Download from YouTube to MP3

So, how to safely download music from YouTube to your local computer and to save it as MP3 is an eternal question for many people. Of course, a simple truth is that if YouTube wanted you to be able to do that then they would just provide a nice little button for you to click on, to make life easy for you.

Side-note: For the uninitiated, the MP3 format is used to store audio, while the MP4 format is used to store video, audio, text, subtitles, images, etc. In this article we're referring just to MP3.

However, such is not the case, and naturally there are all kinds of licensing issues, etc., and YouTube doesn't want to be quite as helpful in your pursuit of downloadable music as what you'd like. (you may recall the demise of Napster amid record companies and artists not being very happy.)

Anyway, as always, there are of course ways to get around these things, and you'll find all kinds of free software and different tools online purporting to solve your issue. But beware, although many of these free tools may indeed do something along the lines of what you want, some will also act as Trojan horses, and will compromise your computer, infecting it with all kinds of nasty things. And, even if they do actually download YouTube music to MP3, some will still be doing not-nice things in the background. One surmises that this is not what most people want to happen.

A Safe Way to Download/Record from YouTube to MP3

Okay, so which of these YouTube to MP3 programs or services are safe to use? An excellent question indeed! There's certainly a half-decent chance that not every one of these programs is dodgy, but how to tell the good ones from the bad ones is difficult. Even if you go online to find something recommended in a forum, you've really no idea whether it's the author of the software self-promoting or not. Sure, if enough people are recommending something then maybe you've a better shot at it being safe(r), but some trojans can remain inactive for a long time before doing their damage, so ....

A better way ... Even though there is a slight trade off of convenience (that is, you don't just click a button and hey-presto there's your MP3), in return you get cast-iron assurance that your computer system isn't being infected with anything nasty.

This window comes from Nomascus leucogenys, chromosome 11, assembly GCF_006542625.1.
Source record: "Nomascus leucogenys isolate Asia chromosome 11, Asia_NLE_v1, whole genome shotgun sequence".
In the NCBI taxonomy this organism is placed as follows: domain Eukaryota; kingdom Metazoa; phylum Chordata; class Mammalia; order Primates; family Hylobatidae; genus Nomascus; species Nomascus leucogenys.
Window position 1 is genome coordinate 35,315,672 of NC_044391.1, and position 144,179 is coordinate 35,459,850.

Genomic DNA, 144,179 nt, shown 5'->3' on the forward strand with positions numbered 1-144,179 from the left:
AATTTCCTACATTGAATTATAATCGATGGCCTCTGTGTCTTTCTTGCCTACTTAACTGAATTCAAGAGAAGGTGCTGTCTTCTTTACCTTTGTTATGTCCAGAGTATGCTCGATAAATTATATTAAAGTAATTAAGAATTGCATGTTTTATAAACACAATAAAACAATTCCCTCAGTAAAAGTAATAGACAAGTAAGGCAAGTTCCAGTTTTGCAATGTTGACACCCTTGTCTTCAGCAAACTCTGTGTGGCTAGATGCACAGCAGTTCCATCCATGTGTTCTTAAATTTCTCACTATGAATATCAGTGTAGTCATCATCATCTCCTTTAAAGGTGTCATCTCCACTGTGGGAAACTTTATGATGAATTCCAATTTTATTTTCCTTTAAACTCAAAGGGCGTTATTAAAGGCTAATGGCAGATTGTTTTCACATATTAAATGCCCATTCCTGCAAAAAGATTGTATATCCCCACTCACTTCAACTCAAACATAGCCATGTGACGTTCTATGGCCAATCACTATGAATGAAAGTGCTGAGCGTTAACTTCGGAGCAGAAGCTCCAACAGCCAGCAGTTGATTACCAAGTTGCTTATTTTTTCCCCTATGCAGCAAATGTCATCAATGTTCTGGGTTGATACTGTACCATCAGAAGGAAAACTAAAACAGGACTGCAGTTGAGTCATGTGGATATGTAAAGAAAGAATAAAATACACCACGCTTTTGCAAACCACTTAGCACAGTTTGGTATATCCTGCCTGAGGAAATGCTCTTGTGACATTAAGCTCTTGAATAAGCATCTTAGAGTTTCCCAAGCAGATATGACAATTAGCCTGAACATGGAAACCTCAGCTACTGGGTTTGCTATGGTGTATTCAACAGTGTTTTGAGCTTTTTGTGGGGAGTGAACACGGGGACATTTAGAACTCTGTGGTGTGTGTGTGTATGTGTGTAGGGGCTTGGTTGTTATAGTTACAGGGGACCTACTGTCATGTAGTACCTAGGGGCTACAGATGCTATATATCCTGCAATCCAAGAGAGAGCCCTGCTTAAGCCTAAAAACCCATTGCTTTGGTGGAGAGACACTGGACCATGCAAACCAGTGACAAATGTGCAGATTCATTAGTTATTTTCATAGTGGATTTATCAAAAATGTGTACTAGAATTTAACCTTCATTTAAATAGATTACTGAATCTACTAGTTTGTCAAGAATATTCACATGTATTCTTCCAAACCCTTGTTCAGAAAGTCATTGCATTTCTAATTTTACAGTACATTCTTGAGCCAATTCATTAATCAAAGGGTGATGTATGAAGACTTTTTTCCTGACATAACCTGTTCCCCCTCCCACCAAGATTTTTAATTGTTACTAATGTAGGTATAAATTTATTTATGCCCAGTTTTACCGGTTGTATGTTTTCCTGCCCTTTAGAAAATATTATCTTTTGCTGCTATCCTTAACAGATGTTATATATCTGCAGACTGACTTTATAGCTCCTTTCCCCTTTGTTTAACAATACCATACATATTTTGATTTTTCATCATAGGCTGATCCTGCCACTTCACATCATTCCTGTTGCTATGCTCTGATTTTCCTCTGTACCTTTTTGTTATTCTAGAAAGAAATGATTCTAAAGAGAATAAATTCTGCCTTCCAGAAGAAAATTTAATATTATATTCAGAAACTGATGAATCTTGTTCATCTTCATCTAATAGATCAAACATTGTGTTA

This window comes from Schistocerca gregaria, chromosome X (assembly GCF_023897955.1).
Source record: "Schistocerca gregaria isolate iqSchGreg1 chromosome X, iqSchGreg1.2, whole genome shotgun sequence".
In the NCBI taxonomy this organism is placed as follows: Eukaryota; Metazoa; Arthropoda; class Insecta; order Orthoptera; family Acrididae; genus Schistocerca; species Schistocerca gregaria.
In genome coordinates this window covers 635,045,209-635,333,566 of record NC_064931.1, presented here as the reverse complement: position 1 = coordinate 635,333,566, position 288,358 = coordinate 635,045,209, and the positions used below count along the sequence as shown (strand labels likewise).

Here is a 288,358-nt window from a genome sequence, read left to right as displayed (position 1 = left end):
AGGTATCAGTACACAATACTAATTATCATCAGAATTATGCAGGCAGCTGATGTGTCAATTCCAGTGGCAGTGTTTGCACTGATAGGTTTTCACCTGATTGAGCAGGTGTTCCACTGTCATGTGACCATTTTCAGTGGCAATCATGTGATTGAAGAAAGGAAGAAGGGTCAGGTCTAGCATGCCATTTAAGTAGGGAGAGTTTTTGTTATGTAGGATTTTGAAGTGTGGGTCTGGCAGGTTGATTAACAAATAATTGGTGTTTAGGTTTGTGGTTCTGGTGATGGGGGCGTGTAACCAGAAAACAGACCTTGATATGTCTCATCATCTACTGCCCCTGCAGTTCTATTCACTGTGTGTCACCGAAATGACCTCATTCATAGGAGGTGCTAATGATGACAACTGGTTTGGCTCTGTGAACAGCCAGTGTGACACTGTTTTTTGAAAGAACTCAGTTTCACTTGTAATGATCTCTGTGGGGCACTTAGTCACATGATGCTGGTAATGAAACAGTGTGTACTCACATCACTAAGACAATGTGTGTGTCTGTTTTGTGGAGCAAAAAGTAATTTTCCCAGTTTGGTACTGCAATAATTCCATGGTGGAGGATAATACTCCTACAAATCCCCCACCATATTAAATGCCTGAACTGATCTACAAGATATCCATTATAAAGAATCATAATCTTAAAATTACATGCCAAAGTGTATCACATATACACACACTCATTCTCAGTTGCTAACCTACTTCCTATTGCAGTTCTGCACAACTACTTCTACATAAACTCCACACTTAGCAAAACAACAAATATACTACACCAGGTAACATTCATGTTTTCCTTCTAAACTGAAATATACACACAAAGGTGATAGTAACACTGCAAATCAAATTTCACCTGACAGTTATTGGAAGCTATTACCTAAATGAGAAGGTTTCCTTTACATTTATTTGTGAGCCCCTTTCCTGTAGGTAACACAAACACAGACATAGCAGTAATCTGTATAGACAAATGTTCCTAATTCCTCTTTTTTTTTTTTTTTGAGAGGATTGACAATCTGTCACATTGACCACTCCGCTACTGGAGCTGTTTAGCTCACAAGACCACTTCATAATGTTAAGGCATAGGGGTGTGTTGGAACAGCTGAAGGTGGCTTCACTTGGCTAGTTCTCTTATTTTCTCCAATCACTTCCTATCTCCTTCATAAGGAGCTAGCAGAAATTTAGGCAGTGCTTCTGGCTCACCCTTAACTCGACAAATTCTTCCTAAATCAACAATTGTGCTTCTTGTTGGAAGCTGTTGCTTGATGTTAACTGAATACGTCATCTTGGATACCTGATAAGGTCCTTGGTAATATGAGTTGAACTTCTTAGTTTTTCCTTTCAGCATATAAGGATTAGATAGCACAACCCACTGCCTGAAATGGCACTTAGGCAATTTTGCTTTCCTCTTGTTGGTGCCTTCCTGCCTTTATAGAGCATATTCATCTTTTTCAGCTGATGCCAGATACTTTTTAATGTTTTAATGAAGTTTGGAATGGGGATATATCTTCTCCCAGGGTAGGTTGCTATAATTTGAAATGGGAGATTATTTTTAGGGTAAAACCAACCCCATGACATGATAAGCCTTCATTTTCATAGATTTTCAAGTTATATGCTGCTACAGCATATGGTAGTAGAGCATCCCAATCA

And this better way is ...? Audacity! As the blurb on the Audacity website says, "Audacity is a free, easy-to-use, multi-track audio editor and recorder for Windows, macOS, GNU/Linux and other operating systems. The interface is translated into many languages." Importantly however, Audacity is open-source software, which means the code is freely available to inspect and modify, and there will be thousands of eye-balls in the open-source community (and audiophile community) having made sure that it's safe.

So, for our purposes of downloading YouTube audio to MP3 files, it fits the bill almost perfectly. The software is free, and safe, and it's also pretty simple to use as well.

How? Basically, all you do is set up Audacity to record from your computer speakers and then save the file(s). You could even have several YouTube tracks recorded consecutively in the same MP3 file if you wanted to. Of course, you're not technically "downloading" in the usual sense of clicking on a file and having it appear on your system, but it's almost as good as.

Note:You don't need a microphone to do this; Audacity records the audio signals which get sent to your speakers, not the actual output from the speakers.

And, of course, once your MP3 files are saved you can play them on your device of choice, the same as any other MP3 file.

If there are any downsides to this method, then two slight inconveniences are:

i) having to manually record each track you want to download, rather than having your possibly-infected "helpful" software just zip through your YouTube playlist or a bunch of YouTube URLs.

ii) maybe having to top and tail (cut off the beginning and end of the file) when you save it, if you have white noise at the start or end.

While no doubt some will rail against the lack of instantaneous satisfaction, personally, I think those couple of slight inconveniences are well worth the peace of mind you get from knowing that your system isn't going to get infected.

Audacity is pretty easy to use, but there's lots of help out there if you're having any problems using it.

The most basic things you need to know about Audacity are: how to record, how to stop recording, and how to set it up to record from your speakers. Hopefully the images below will be of some benefit.

Audacity Toolbar

Audacity Toolbar

[spacer height="20px"]And, of course, you need to set up Audacity to record from your speakers. If you have a microphone attached to your computer (or a built in microphone), Audacity may default to the microphone, so you'll need to just adjust the recording settings to make sure it's going to record from your speakers. You can do this easily enough by selecting Edit -> Preferences from the menu (see below):

Audacity Setup


The Audacity software may be downloaded for free from the Audacity website as given here:

Note, we have no financial interest or other benefit in recommending the Audacity software; it's just great software which we're sure you'll also enjoy using.